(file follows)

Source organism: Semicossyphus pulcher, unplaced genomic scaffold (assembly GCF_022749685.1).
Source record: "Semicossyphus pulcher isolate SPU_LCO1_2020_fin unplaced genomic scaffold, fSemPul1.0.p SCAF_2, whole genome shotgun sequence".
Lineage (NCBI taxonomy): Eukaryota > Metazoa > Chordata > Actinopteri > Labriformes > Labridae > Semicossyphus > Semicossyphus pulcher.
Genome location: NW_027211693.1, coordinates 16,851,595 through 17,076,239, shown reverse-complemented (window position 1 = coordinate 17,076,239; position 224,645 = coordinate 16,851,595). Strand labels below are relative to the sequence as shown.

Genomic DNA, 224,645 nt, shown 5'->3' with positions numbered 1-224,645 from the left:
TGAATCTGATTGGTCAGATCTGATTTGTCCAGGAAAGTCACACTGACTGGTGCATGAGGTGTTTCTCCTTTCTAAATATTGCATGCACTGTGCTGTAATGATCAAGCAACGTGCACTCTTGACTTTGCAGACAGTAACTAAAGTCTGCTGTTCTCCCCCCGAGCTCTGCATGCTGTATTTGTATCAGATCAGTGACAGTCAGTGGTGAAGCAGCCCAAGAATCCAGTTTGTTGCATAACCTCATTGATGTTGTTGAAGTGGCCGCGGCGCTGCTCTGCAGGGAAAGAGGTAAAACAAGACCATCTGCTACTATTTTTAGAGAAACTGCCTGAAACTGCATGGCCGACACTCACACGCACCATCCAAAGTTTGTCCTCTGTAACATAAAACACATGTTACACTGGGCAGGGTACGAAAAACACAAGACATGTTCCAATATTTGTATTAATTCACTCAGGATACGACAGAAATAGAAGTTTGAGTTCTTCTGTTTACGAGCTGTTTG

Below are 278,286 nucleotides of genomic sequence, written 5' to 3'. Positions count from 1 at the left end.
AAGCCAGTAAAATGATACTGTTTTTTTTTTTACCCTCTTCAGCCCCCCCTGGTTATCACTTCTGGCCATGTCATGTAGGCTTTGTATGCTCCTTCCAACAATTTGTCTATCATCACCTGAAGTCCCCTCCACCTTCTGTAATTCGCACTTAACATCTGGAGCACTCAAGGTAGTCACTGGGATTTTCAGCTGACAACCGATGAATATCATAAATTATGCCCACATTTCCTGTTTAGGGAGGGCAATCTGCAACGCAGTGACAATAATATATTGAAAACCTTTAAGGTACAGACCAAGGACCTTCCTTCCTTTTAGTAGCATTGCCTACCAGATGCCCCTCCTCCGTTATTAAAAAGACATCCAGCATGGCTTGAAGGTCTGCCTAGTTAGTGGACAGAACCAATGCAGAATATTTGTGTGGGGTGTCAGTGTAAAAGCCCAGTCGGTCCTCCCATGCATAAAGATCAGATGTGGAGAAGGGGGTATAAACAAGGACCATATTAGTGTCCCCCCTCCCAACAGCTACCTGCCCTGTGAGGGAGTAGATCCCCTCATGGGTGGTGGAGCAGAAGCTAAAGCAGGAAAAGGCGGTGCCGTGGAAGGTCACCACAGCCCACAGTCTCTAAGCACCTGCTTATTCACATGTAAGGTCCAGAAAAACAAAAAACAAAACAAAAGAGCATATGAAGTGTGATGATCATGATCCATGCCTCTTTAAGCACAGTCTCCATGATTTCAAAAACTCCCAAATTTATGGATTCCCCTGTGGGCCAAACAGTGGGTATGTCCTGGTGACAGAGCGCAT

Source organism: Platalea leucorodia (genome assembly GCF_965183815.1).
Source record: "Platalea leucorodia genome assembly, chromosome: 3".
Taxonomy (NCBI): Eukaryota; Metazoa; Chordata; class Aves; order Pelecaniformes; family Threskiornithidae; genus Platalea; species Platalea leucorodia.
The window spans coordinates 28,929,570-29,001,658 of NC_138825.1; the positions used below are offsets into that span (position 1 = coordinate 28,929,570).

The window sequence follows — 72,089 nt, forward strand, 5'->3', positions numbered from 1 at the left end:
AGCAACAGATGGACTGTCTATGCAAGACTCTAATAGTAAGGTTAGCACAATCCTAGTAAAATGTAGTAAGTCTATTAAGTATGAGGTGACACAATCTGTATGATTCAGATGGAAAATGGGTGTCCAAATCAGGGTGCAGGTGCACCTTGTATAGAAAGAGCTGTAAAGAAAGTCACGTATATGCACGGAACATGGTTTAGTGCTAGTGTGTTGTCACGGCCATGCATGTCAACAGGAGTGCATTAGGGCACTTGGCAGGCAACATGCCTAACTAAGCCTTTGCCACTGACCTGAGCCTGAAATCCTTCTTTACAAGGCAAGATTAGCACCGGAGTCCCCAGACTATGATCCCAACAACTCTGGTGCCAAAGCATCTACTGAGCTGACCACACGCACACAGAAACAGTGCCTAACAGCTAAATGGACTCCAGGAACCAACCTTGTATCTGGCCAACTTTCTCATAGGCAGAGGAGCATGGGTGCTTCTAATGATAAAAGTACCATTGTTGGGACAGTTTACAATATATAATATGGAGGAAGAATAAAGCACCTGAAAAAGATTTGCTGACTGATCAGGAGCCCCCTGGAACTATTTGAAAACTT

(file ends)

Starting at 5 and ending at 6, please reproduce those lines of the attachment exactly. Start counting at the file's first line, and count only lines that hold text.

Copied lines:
Genomic DNA, 224,645 nt, shown 5'->3' with positions numbered 1-224,645 from the left:
TGAATCTGATTGGTCAGATCTGATTTGTCCAGGAAAGTCACACTGACTGGTGCATGAGGTGTTTCTCCTTTCTAAATATTGCATGCACTGTGCTGTAATGATCAAGCAACGTGCACTCTTGACTTTGCAGACAGTAACTAAAGTCTGCTGTTCTCCCCCCGAGCTCTGCATGCTGTATTTGTATCAGATCAGTGACAGTCAGTGGTGAAGCAGCCCAAGAATCCAGTTTGTTGCATAACCTCATTGATGTTGTTGAAGTGGCCGCGGCGCTGCTCTGCAGGGAAAGAGGTAAAACAAGACCATCTGCTACTATTTTTAGAGAAACTGCCTGAAACTGCATGGCCGACACTCACACGCACCATCCAAAGTTTGTCCTCTGTAACATAAAACACATGTTACACTGGGCAGGGTACGAAAAACACAAGACATGTTCCAATATTTGTATTAATTCACTCAGGATACGACAGAAATAGAAGTTTGAGTTCTTCTGTTTACGAGCTGTTTG